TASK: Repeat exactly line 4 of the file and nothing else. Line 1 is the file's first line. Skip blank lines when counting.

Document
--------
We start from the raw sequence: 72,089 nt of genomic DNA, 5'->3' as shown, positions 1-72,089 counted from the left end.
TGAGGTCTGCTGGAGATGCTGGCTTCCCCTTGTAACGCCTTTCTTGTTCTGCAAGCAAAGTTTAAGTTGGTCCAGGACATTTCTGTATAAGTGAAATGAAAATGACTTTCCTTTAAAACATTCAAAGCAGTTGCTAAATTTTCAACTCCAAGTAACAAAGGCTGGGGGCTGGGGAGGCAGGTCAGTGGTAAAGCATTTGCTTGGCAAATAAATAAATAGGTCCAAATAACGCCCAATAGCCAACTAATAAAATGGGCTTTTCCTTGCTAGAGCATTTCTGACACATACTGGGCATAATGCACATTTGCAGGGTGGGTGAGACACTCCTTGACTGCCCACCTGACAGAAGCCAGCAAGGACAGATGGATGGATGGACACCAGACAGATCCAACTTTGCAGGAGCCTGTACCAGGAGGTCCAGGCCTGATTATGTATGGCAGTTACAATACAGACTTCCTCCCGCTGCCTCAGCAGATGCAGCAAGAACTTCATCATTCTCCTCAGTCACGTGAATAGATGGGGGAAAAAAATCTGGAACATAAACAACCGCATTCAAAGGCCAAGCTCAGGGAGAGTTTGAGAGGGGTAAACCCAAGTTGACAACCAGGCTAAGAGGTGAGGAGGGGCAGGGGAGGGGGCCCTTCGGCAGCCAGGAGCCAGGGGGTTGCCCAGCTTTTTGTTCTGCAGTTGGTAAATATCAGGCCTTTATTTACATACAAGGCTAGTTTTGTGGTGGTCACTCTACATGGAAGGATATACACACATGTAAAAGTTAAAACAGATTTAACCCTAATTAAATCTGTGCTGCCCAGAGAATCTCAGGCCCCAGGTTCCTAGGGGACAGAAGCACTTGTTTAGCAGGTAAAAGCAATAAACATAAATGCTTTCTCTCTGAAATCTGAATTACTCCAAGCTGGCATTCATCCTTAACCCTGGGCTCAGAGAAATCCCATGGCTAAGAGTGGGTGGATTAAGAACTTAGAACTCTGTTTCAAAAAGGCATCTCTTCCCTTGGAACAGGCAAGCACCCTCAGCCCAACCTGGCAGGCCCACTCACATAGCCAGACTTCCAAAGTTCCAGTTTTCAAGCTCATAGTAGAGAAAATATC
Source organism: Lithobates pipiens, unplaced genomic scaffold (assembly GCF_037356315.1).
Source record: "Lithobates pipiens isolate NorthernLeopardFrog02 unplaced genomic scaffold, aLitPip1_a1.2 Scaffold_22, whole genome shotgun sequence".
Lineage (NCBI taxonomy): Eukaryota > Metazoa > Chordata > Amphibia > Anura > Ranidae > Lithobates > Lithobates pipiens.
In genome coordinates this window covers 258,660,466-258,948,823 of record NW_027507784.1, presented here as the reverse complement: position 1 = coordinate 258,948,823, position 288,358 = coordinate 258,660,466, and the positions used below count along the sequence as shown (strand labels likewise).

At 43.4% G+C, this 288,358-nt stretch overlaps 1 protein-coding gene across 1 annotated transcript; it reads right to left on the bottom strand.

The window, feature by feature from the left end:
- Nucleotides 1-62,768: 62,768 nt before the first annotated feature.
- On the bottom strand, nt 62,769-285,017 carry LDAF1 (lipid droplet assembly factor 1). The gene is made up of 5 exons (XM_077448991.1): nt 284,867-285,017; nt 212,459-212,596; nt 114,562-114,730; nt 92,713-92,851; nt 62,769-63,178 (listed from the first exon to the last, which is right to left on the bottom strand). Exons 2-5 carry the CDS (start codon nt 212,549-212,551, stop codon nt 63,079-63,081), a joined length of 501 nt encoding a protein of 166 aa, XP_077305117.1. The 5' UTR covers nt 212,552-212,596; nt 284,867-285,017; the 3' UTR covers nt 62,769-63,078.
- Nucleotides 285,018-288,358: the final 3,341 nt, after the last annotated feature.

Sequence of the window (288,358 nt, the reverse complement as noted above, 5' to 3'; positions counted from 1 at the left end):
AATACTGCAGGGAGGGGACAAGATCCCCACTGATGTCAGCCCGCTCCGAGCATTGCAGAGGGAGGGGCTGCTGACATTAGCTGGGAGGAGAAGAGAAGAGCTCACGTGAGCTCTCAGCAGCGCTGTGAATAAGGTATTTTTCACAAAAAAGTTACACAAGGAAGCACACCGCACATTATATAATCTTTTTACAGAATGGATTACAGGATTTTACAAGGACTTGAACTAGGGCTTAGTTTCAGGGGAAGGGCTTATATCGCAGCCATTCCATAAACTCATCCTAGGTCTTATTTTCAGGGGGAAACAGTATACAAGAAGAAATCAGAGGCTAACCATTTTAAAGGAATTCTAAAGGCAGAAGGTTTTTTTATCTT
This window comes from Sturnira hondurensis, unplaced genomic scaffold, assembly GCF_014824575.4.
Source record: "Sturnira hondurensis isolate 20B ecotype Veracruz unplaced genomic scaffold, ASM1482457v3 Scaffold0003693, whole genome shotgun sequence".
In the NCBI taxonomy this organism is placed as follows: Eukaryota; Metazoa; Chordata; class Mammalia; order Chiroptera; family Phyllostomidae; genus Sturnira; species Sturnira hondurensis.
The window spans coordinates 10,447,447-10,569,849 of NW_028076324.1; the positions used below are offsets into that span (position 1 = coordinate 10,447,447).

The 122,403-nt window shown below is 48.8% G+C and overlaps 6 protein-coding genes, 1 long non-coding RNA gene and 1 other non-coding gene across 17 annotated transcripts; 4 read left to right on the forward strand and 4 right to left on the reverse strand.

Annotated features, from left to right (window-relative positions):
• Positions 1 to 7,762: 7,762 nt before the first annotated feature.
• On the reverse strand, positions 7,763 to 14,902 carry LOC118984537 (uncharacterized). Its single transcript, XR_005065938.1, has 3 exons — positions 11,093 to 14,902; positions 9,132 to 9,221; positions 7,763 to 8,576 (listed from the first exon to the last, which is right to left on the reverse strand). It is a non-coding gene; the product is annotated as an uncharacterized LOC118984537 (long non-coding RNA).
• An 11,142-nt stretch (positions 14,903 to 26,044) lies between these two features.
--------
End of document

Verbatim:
Source record: "Lithobates pipiens isolate NorthernLeopardFrog02 unplaced genomic scaffold, aLitPip1_a1.2 Scaffold_22, whole genome shotgun sequence".